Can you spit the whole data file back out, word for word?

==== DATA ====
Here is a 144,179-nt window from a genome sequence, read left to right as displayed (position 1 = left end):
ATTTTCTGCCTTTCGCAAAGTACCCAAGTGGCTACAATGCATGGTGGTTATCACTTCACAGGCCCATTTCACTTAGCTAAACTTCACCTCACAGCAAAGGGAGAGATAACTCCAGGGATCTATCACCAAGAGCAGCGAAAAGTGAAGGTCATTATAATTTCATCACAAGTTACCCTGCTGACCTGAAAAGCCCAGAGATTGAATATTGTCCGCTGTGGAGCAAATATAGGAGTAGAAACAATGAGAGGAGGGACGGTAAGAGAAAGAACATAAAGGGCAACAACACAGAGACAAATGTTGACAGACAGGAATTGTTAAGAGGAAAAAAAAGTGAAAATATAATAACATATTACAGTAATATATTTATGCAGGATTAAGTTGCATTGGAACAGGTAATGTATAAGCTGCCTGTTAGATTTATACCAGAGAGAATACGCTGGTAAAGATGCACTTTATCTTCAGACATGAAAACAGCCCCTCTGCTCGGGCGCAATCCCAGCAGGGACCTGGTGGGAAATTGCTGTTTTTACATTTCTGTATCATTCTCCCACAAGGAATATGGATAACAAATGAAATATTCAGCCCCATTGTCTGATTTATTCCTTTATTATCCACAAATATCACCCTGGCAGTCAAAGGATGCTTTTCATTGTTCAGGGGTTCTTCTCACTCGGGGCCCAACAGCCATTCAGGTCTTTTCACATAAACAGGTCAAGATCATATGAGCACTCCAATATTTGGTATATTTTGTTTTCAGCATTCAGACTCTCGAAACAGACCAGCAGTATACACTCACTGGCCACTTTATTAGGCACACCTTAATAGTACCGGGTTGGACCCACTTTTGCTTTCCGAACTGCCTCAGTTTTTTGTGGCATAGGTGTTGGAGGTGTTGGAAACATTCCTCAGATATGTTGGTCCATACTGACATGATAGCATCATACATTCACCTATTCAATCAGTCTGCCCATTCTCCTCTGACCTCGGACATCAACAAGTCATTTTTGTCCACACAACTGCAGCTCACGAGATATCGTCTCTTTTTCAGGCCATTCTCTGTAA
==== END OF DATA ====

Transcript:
Here is a 144,179-nt window from a genome sequence, read left to right as displayed (position 1 = left end):
ATTTTCTGCCTTTCGCAAAGTACCCAAGTGGCTACAATGCATGGTGGTTATCACTTCACAGGCCCATTTCACTTAGCTAAACTTCACCTCACAGCAAAGGGAGAGATAACTCCAGGGATCTATCACCAAGAGCAGCGAAAAGTGAAGGTCATTATAATTTCATCACAAGTTACCCTGCTGACCTGAAAAGCCCAGAGATTGAATATTGTCCGCTGTGGAGCAAATATAGGAGTAGAAACAATGAGAGGAGGGACGGTAAGAGAAAGAACATAAAGGGCAACAACACAGAGACAAATGTTGACAGACAGGAATTGTTAAGAGGAAAAAAAAGTGAAAATATAATAACATATTACAGTAATATATTTATGCAGGATTAAGTTGCATTGGAACAGGTAATGTATAAGCTGCCTGTTAGATTTATACCAGAGAGAATACGCTGGTAAAGATGCACTTTATCTTCAGACATGAAAACAGCCCCTCTGCTCGGGCGCAATCCCAGCAGGGACCTGGTGGGAAATTGCTGTTTTTACATTTCTGTATCATTCTCCCACAAGGAATATGGATAACAAATGAAATATTCAGCCCCATTGTCTGATTTATTCCTTTATTATCCACAAATATCACCCTGGCAGTCAAAGGATGCTTTTCATTGTTCAGGGGTTCTTCTCACTCGGGGCCCAACAGCCATTCAGGTCTTTTCACATAAACAGGTCAAGATCATATGAGCACTCCAATATTTGGTATATTTTGTTTTCAGCATTCAGACTCTCGAAACAGACCAGCAGTATACACTCACTGGCCACTTTATTAGGCACACCTTAATAGTACCGGGTTGGACCCACTTTTGCTTTCCGAACTGCCTCAGTTTTTTGTGGCATAGGTGTTGGAGGTGTTGGAAACATTCCTCAGATATGTTGGTCCATACTGACATGATAGCATCATACATTCACCTATTCAATCAGTCTGCCCATTCTCCTCTGACCTCGGACATCAACAAGTCATTTTTGTCCACACAACTGCAGCTCACGAGATATCGTCTCTTTTTCAGGCCATTCTCTGTAA